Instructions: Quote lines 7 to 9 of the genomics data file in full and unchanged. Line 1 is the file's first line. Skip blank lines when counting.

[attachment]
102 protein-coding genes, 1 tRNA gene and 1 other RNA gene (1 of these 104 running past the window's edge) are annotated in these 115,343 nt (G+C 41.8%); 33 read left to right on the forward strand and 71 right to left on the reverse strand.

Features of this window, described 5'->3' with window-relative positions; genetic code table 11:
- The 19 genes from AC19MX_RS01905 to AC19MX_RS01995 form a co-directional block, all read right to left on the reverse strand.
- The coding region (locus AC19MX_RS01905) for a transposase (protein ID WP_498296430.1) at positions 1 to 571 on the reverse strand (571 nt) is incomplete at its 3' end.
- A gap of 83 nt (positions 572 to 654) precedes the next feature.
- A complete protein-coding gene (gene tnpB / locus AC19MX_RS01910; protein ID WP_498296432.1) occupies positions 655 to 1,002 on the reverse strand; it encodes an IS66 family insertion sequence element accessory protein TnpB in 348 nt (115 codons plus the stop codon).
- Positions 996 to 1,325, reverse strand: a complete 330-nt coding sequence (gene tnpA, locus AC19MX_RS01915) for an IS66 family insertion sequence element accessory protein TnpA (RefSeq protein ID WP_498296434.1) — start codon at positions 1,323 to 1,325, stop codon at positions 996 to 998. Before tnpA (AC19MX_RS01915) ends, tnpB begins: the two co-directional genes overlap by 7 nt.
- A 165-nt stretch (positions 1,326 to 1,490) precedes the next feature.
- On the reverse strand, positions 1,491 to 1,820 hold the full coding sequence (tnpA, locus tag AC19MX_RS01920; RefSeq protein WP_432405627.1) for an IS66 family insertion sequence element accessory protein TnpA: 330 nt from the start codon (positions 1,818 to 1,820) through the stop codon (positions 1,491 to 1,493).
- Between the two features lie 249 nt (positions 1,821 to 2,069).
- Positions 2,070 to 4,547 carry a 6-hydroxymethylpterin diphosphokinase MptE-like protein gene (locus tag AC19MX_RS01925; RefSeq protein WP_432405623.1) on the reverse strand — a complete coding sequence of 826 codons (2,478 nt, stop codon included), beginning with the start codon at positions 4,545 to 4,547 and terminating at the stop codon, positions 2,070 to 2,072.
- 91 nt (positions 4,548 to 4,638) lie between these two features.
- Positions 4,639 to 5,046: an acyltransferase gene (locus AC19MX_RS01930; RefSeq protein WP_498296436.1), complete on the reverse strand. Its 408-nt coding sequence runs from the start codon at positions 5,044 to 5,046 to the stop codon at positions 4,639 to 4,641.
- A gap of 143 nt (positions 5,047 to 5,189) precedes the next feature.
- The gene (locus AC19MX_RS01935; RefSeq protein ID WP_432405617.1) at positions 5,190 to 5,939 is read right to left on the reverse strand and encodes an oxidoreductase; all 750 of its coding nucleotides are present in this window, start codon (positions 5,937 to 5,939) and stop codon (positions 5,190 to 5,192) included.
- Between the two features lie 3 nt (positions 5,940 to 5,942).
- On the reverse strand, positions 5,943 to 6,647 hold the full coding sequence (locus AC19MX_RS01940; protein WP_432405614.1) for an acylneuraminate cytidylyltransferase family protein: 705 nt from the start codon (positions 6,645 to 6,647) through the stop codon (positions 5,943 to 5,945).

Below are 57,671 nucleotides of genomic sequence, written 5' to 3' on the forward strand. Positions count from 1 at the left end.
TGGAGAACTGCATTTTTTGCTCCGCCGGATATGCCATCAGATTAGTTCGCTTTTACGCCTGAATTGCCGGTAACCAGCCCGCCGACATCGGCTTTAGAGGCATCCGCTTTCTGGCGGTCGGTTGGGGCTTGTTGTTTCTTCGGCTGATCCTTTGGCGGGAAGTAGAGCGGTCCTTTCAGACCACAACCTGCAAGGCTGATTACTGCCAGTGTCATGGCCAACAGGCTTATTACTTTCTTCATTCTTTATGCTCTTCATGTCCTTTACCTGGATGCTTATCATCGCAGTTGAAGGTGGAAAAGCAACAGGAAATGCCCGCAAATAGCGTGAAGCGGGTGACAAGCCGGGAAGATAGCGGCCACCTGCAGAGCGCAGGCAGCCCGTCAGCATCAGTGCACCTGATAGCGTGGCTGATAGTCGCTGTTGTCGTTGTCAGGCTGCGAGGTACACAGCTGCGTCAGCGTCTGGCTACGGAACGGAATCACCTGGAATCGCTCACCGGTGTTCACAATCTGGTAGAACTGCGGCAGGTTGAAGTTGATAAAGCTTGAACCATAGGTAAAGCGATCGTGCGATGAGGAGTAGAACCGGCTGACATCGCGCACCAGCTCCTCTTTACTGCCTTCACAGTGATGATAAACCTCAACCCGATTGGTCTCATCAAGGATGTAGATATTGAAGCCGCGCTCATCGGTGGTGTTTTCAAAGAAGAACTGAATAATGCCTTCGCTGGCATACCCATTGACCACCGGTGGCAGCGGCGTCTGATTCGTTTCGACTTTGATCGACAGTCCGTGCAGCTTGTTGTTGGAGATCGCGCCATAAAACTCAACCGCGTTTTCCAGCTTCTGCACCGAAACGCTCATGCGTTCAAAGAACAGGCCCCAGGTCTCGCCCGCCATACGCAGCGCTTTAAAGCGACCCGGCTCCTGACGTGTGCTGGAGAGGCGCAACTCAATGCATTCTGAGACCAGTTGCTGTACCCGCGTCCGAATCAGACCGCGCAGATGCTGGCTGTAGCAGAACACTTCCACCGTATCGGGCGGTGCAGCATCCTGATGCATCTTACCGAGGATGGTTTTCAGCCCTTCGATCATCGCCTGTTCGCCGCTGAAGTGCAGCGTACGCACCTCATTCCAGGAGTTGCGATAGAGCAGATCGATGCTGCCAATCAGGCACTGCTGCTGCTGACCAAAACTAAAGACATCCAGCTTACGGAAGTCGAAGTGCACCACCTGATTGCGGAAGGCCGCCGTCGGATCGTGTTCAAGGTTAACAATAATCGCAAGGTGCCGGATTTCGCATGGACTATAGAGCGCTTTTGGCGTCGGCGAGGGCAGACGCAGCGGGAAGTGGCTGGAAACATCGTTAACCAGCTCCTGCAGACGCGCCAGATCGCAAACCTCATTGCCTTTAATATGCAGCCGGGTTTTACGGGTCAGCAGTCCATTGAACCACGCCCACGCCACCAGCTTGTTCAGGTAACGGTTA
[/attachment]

- Positions 996 to 1,325, reverse strand: a complete 330-nt coding sequence (gene tnpA, locus AC19MX_RS01915) for an IS66 family insertion sequence element accessory protein TnpA (RefSeq protein ID WP_498296434.1) — start codon at positions 1,323 to 1,325, stop codon at positions 996 to 998. Before tnpA (AC19MX_RS01915) ends, tnpB begins: the two co-directional genes overlap by 7 nt.
- A 165-nt stretch (positions 1,326 to 1,490) precedes the next feature.
- On the reverse strand, positions 1,491 to 1,820 hold the full coding sequence (tnpA, locus tag AC19MX_RS01920; RefSeq protein WP_432405627.1) for an IS66 family insertion sequence element accessory protein TnpA: 330 nt from the start codon (positions 1,818 to 1,820) through the stop codon (positions 1,491 to 1,493).